Sunday, January 7, 2007

Abraham Lincoln: OMOM Essay 15

"About the Sculpture" discusses why Saint Gaudens's Standing Lincoln in Chicago is superior as a work of art to Henry Kirke Brown's Lincoln in Union Square. I'm particularly happy to have been given permission to print a photo of the Saint Gaudens Lincoln taken by David Finn, who I've decided (after years of compulsively browsing art books) is my favorite sculpture photographer. Meeting Mr. Finn was one of the few joys of the two long years I spent seeking a publisher interested in a book on outdoor sculpture in New York.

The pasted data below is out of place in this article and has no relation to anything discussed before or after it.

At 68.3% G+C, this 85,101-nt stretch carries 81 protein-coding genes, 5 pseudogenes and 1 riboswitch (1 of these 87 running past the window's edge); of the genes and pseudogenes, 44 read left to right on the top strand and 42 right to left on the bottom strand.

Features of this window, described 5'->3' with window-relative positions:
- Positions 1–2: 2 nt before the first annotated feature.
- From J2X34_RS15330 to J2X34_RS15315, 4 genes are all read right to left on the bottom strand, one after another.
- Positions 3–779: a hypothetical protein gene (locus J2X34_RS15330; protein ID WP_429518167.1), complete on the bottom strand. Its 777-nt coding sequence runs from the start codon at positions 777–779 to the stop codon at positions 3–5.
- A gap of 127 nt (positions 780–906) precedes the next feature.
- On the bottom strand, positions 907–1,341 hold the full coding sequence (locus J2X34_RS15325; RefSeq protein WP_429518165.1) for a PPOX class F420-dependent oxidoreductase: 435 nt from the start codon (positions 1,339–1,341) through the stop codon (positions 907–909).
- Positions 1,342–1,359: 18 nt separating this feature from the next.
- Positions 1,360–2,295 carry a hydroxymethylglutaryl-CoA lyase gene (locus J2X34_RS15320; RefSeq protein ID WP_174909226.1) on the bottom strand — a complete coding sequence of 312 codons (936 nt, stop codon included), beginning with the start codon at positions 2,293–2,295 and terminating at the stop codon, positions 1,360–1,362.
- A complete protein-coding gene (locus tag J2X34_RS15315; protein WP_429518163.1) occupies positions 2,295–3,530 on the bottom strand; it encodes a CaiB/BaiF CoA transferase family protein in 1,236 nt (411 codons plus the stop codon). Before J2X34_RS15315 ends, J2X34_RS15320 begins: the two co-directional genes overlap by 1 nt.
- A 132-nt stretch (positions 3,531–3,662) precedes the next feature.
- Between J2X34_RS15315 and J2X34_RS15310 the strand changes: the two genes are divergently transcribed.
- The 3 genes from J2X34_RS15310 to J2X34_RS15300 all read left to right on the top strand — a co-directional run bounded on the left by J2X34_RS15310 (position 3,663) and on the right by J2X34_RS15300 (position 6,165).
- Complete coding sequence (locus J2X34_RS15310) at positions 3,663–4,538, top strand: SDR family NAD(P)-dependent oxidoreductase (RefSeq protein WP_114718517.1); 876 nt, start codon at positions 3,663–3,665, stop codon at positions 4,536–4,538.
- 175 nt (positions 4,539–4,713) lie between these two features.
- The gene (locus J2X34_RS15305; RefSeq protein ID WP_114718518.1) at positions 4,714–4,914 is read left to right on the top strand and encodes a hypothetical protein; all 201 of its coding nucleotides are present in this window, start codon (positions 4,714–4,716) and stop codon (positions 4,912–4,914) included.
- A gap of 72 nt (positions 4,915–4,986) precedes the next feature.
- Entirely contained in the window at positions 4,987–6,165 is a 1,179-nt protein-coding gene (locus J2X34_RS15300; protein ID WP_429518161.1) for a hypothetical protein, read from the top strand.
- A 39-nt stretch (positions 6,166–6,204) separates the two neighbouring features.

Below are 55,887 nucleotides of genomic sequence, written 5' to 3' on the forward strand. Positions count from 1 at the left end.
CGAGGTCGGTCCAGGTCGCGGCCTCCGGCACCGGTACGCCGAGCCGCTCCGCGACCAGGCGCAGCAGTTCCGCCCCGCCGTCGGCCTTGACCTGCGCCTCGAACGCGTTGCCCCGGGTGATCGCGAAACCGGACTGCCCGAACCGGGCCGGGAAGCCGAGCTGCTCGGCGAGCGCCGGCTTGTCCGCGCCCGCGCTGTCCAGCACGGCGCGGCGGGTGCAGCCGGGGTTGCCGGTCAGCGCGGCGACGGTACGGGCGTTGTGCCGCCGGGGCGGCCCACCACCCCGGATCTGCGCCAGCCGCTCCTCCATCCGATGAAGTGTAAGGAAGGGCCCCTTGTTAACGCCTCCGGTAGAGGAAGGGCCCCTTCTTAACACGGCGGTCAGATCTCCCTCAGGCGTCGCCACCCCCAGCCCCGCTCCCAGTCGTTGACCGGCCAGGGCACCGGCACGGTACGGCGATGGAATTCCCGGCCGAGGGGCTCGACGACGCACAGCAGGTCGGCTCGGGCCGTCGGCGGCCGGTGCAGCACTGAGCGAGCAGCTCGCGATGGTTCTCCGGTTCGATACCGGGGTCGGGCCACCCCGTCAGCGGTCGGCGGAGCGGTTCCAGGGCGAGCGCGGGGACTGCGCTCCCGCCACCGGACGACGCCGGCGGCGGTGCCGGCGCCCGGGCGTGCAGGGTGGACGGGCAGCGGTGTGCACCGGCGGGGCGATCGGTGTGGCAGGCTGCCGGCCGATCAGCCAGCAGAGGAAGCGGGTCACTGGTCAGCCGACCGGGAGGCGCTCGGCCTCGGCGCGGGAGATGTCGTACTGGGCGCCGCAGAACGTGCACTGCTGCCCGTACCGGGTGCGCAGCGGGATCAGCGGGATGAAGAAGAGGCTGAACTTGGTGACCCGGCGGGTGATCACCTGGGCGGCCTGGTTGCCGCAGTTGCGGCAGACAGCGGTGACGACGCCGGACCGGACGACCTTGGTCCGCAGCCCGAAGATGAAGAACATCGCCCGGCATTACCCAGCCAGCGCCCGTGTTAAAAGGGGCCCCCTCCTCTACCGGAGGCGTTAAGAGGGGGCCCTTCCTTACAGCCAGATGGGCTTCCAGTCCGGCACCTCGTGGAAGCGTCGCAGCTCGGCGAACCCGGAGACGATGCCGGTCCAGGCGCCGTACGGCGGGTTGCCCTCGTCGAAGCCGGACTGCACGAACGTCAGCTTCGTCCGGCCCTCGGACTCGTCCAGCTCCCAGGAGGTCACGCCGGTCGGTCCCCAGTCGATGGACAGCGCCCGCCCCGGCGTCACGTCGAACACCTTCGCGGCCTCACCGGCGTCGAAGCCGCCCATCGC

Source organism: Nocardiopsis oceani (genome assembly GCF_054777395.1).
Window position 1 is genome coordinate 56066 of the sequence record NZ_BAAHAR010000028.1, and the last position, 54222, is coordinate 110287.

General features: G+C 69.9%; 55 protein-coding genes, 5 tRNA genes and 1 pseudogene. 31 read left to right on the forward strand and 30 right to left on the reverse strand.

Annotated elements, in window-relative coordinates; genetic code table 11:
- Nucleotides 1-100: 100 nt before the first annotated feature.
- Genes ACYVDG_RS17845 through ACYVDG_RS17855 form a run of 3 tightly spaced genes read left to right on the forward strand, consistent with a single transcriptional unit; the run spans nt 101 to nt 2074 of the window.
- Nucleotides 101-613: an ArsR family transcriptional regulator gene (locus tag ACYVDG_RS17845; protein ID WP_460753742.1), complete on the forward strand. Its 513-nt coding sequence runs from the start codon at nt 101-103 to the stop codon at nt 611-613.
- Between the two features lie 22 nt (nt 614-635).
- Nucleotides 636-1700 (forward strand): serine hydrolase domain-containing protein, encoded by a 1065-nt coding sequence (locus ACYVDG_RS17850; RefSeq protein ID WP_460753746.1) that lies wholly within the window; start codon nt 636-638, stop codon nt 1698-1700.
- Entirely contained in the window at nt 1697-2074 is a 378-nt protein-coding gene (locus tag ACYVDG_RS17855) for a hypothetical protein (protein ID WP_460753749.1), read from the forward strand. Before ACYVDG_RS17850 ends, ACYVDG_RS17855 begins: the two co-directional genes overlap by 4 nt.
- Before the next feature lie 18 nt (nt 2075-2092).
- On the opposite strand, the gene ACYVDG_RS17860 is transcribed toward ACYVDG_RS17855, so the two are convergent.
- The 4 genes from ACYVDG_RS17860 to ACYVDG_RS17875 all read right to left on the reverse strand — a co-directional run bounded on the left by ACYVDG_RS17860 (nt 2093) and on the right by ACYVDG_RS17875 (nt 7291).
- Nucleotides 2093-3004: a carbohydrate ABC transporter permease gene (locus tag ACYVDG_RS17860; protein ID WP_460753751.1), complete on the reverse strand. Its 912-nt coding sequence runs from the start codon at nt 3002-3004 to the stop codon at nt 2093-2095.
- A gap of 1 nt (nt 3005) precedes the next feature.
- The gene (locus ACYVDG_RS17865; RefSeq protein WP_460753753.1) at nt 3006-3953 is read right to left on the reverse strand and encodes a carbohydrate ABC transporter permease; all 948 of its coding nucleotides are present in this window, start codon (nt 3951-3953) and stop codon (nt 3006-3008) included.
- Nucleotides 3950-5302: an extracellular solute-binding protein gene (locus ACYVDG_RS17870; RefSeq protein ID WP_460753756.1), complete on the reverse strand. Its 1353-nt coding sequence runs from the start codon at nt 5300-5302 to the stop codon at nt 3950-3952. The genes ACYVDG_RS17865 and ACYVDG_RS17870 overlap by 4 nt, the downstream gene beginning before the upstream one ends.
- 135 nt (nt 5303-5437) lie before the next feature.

I had seen occasional references to President Lincoln's suspension of habeas corpus during the Civil War, but hadn't learned enough to decide whether it was a justified wartime measure or a breach of civil liberties. While researching Lincoln for Outdoor Monuments of Manhattan I investigated the habeas corpus issue further, and ended up writing "About the Subject" on one specific case of it in 1863: Lincoln's treatment of Clement Vallandigham, a Northern politician who was a very vocal Confederate sympathizer. The Vallandigham case was one of the inspirations for a famous short story you may recall from your high-school days: Edward Everett Hale's "The Man Without a Country."

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